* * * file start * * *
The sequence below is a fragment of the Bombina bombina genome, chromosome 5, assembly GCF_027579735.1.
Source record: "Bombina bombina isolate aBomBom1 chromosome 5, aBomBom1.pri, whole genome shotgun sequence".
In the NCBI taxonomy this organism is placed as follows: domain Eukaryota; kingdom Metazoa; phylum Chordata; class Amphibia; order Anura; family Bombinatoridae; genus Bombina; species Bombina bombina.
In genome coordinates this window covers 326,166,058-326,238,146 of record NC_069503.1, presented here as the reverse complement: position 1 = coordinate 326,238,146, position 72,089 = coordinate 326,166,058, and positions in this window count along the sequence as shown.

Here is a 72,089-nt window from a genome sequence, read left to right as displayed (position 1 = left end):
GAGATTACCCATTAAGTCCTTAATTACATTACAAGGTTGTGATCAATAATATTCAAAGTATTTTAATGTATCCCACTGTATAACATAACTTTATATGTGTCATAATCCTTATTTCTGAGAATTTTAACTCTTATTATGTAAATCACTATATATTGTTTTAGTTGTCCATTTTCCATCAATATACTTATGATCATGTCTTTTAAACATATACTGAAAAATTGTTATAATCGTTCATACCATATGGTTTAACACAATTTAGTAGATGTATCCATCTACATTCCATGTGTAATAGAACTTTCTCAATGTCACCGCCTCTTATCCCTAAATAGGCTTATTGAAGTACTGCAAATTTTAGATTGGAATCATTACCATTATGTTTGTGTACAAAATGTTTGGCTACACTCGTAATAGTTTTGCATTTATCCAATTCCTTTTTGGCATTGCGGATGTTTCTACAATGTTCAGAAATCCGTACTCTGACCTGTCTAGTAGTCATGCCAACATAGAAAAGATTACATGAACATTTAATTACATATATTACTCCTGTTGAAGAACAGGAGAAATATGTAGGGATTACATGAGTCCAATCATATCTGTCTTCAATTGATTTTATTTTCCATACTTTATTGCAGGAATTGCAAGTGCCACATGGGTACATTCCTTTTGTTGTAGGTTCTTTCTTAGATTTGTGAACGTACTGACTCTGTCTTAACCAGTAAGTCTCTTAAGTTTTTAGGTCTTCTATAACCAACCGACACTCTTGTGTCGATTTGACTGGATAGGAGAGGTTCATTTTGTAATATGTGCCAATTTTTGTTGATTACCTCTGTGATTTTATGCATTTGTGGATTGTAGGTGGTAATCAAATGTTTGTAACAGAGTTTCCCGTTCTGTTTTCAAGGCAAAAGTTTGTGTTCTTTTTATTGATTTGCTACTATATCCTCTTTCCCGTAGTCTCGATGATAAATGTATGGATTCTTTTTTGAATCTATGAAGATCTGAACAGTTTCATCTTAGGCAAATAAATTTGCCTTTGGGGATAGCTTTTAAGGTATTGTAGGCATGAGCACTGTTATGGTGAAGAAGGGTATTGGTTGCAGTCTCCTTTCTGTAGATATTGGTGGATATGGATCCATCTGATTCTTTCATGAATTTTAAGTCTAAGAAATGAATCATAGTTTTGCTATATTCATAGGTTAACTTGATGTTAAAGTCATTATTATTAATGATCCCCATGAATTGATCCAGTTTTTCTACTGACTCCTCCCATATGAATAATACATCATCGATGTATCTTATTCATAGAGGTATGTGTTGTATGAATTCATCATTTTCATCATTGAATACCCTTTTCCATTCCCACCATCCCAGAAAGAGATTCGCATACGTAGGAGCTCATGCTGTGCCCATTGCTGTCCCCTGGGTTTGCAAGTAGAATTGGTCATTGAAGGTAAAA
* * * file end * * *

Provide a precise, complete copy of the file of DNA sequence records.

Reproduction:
The sequence below is a fragment of the Bombina bombina genome, chromosome 5, assembly GCF_027579735.1.
Source record: "Bombina bombina isolate aBomBom1 chromosome 5, aBomBom1.pri, whole genome shotgun sequence".
In the NCBI taxonomy this organism is placed as follows: domain Eukaryota; kingdom Metazoa; phylum Chordata; class Amphibia; order Anura; family Bombinatoridae; genus Bombina; species Bombina bombina.
In genome coordinates this window covers 326,166,058-326,238,146 of record NC_069503.1, presented here as the reverse complement: position 1 = coordinate 326,238,146, position 72,089 = coordinate 326,166,058, and positions in this window count along the sequence as shown.

Here is a 72,089-nt window from a genome sequence, read left to right as displayed (position 1 = left end):
GAGATTACCCATTAAGTCCTTAATTACATTACAAGGTTGTGATCAATAATATTCAAAGTATTTTAATGTATCCCACTGTATAACATAACTTTATATGTGTCATAATCCTTATTTCTGAGAATTTTAACTCTTATTATGTAAATCACTATATATTGTTTTAGTTGTCCATTTTCCATCAATATACTTATGATCATGTCTTTTAAACATATACTGAAAAATTGTTATAATCGTTCATACCATATGGTTTAACACAATTTAGTAGATGTATCCATCTACATTCCATGTGTAATAGAACTTTCTCAATGTCACCGCCTCTTATCCCTAAATAGGCTTATTGAAGTACTGCAAATTTTAGATTGGAATCATTACCATTATGTTTGTGTACAAAATGTTTGGCTACACTCGTAATAGTTTTGCATTTATCCAATTCCTTTTTGGCATTGCGGATGTTTCTACAATGTTCAGAAATCCGTACTCTGACCTGTCTAGTAGTCATGCCAACATAGAAAAGATTACATGAACATTTAATTACATATATTACTCCTGTTGAAGAACAGGAGAAATATGTAGGGATTACATGAGTCCAATCATATCTGTCTTCAATTGATTTTATTTTCCATACTTTATTGCAGGAATTGCAAGTGCCACATGGGTACATTCCTTTTGTTGTAGGTTCTTTCTTAGATTTGTGAACGTACTGACTCTGTCTTAACCAGTAAGTCTCTTAAGTTTTTAGGTCTTCTATAACCAACCGACACTCTTGTGTCGATTTGACTGGATAGGAGAGGTTCATTTTGTAATATGTGCCAATTTTTGTTGATTACCTCTGTGATTTTATGCATTTGTGGATTGTAGGTGGTAATCAAATGTTTGTAACAGAGTTTCCCGTTCTGTTTTCAAGGCAAAAGTTTGTGTTCTTTTTATTGATTTGCTACTATATCCTCTTTCCCGTAGTCTCGATGATAAATGTATGGATTCTTTTTTGAATCTATGAAGATCTGAACAGTTTCATCTTAGGCAAATAAATTTGCCTTTGGGGATAGCTTTTAAGGTATTGTAGGCATGAGCACTGTTATGGTGAAGAAGGGTATTGGTTGCAGTCTCCTTTCTGTAGATATTGGTGGATATGGATCCATCTGATTCTTTCATGAATTTTAAGTCTAAGAAATGAATCATAGTTTTGCTATATTCATAGGTTAACTTGATGTTAAAGTCATTATTATTAATGATCCCCATGAATTGATCCAGTTTTTCTACTGACTCCTCCCATATGAATAATACATCATCGATGTATCTTATTCATAGAGGTATGTGTTGTATGAATTCATCATTTTCATCATTGAATACCCTTTTCCATTCCCACCATCCCAGAAAGAGATTCGCATACGTAGGAGCTCATGCTGTGCCCATTGCTGTCCCCTGGGTTTGCAAGTAGAATTGGTCATTGAAGGTAAAA